In the next 17 months, it expects 10% of its B2B customers will be transacting on the web, an executive says.
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As customers place online orders, their information is integrated with UPS shipping rate data and automatically forwarded to drop-shippers as well as to Tool King’s own fulfillment center, saving Tool King the trouble of e-mailing, calling or faxing web orders to UPS and its suppliers. Customers, in turn, receive automated e-mail order confirmations and, once their order is shipped, e-mail shipment notices with a link for tracking the shipment through UPS.
Cohen says that Tool King, which began using online connections with UPS in June, expects to save 20% of its freight costs over the long term and earn back the cost of integrating with UPS within 18 months. “It has led to higher customer satisfaction, which leads to increased business,” Cohen says.
Cohen notes that the services offered by shipping companies have persuaded him to go beyond looking for the lowest shipping rates to see how a carrier can help him better operate his business. “A lot of shippers get too enamored by rates, but that’s not the most significant issue,” he says. “What’s more important is the overall relationship with a carrier and their value-added services.”
Tool King has benefited from on-site visits from UPS managers, for example, who advise on how to better pack shipments to get maximum protection at the lowest weight, and the carrier has provided equipment at no extra charge to increase automation during fulfillment. Shipping computers, for instance, used to require Tool King workers to weigh a ready-to-ship package, then physically enter the weight information into a UPS software application to produce an invoice and shipping label.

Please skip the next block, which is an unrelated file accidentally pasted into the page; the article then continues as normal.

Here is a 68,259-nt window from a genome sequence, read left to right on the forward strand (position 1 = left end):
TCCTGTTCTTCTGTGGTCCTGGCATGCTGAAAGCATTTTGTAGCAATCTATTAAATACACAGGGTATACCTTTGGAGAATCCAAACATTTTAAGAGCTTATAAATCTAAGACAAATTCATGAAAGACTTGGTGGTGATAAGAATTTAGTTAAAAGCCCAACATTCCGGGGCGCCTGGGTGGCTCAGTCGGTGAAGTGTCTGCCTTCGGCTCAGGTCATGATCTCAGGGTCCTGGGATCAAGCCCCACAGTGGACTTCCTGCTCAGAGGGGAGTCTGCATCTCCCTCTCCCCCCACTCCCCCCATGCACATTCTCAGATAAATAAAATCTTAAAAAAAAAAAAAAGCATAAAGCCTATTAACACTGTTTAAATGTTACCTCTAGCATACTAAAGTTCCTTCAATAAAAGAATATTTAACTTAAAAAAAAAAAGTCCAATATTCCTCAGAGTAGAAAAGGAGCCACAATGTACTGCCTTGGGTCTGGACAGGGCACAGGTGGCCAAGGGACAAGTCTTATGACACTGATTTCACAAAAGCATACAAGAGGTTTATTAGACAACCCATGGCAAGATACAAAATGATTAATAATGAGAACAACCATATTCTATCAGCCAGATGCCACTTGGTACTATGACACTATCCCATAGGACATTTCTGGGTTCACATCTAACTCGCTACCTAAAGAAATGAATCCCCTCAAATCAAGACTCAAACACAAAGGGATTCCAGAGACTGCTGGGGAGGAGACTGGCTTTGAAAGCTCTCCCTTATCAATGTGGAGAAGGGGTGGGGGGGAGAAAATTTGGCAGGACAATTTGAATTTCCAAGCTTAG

Now Tool King uses a scale provided by UPS at no charge that integrates with Tool King’s order management software and a UPS rate calculator sitting on Tool King’s server. The system forwards the order over the web to UPS and generates a packing slip and shipping label that Tool King workers can print out from a web-connected computer in the fulfillment center.
Tool King is also relying on UPS, with its automated figuring of international duties and taxes, for handling international shipments to 14 European countries and markets in Africa and Asia, Cohen says.
As Tool King moves toward its target of $100 million in sales by 2007, it will also be doubling over the next six months its number of online SKUs to 14,000 from 7,000 today, Cohen says. To handle that rapid growth, Tool King will shift more fulfillment and shipping management operations to its outsourcing relationship with UPS, Cohen says. Tool King currently hands over about 10% of its online orders to the outsourcing service, which fulfills orders and ships from UPS warehouses.
Because all parties to shipment operations-suppliers, carriers, retailers and consumers-stand to gain from increased visibility and efficiency, getting all parties to cooperate is not difficult with web technology tying everyone together, says Cohen. “The Internet is a great distribution channel,” he says, “but you’re limited by what you pay for things and what you sell them for. So in the middle is how efficient you can operate to show a profit. Being more efficient with shipping and spending less can help everybody be more competitive.”